Double negation rule { Philosophy Index }

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Double negation rule

The double negation rule is a rule in logic that holds that a proposition is equivalent to its double negation (double negative).

The double negation takes the form of "A is equivalent to not not A", or "A implies and is implied by not not A".

The rule may also take the form of:

α is equivalent to ¬¬α

Where α is any proposition or formula. The symbol, is equivalent to, is used to signify two-way inference, or equivalence. The symbol ⇔ is sometimes used for the same purpose.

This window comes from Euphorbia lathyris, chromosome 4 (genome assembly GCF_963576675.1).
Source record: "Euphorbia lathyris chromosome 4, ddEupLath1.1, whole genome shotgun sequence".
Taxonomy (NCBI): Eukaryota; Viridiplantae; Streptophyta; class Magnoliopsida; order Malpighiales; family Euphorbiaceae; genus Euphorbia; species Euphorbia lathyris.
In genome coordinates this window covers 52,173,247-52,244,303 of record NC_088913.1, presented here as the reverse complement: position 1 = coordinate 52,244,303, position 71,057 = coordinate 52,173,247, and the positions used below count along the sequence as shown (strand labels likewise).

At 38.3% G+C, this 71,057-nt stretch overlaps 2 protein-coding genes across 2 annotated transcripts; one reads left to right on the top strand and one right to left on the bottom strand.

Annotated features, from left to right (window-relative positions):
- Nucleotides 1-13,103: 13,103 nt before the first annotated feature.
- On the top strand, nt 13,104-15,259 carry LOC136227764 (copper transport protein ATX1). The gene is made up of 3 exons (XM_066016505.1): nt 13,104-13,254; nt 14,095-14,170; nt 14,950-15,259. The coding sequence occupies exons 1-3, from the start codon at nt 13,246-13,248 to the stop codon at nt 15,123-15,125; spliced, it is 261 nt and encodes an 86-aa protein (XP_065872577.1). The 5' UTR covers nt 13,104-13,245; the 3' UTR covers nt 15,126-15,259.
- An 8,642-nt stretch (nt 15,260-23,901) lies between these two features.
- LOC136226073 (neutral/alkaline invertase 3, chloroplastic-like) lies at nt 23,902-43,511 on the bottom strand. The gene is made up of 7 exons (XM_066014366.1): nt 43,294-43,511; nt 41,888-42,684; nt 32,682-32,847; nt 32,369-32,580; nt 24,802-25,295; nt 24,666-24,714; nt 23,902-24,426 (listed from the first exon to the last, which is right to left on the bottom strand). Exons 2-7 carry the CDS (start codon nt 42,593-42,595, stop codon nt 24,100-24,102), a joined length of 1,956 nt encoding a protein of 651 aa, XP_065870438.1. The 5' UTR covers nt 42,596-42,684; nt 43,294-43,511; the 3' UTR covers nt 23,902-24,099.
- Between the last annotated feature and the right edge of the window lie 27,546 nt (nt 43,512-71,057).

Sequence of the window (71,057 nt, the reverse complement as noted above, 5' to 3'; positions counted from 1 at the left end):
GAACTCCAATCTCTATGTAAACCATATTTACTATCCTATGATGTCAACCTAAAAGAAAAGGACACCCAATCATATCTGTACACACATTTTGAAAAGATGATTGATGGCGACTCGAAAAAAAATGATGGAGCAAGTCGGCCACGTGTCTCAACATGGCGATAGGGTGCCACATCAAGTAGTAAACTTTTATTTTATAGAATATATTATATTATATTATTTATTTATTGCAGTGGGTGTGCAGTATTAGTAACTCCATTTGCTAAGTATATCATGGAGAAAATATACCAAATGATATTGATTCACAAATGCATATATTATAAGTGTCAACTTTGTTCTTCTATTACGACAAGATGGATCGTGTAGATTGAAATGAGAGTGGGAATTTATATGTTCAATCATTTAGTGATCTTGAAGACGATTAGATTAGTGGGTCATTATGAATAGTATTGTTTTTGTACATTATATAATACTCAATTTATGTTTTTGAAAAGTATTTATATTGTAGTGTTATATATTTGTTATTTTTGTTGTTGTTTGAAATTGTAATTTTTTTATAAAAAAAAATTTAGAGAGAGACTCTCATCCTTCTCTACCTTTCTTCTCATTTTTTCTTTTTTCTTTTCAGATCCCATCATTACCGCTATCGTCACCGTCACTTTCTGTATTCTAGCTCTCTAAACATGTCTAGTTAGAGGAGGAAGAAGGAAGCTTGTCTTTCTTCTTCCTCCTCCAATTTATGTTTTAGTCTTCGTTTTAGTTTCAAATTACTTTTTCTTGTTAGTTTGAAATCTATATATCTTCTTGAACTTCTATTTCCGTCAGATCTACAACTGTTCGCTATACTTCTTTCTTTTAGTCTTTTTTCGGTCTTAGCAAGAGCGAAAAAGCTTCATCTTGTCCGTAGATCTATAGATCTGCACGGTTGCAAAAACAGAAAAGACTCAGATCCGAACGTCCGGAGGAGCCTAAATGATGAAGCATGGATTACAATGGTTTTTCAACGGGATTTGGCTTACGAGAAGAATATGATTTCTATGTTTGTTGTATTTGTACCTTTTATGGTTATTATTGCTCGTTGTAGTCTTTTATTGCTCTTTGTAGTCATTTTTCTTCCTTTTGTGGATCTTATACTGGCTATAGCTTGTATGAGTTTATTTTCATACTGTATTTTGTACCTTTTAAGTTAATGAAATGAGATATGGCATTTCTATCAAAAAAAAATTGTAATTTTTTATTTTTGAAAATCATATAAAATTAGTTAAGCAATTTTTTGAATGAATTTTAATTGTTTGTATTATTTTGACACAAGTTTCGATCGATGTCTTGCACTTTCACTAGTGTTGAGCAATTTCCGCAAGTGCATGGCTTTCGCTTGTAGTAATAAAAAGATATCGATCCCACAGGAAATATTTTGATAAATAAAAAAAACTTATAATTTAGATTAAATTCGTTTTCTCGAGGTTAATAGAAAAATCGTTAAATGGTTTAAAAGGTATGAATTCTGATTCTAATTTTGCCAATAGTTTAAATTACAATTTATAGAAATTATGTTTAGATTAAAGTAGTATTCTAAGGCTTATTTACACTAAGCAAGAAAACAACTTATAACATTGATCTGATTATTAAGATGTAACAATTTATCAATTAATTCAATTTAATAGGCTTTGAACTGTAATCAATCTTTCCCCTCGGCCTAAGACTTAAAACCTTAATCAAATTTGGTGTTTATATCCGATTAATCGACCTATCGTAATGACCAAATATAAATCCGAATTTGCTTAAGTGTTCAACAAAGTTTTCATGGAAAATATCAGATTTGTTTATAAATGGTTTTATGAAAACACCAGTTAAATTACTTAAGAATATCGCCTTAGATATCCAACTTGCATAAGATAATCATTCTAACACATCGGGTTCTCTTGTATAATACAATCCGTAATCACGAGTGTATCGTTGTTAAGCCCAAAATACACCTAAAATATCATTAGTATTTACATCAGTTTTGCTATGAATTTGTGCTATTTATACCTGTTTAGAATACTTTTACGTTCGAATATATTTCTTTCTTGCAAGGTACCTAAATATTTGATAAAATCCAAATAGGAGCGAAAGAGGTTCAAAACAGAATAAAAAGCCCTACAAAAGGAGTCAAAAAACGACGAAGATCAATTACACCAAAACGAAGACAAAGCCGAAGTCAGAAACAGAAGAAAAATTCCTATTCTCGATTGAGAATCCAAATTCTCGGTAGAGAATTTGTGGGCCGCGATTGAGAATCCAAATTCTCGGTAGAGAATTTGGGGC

Proof of the double negation rule by contradiction

Although it is very simple, the double negation rule is not a basic rule of inference — that is, it may be described by more fundamental rules. To justify the double negation rule using basic rules, we may construct two proofs, one of each direction of inference, as follows.

To show that A infers ¬¬A:

1 A Pr.
RTP ¬¬A
2 ¬A AIP
RTP Contradiction
3 A R, 1
4 ¬¬A ¬I, 2–3

And to show that ¬¬A infers A:

1 ¬¬A Pr.
RTP A
2 ¬A AIP
RTP Contradiction
3 ¬¬A R, 1
4 A ¬E, 2–3

The basic rules used to demonstrate this derived rule are the introduction and elimination rules for negation (¬). These are the two versions of the proof by contradiction (reductio ad absurdum method).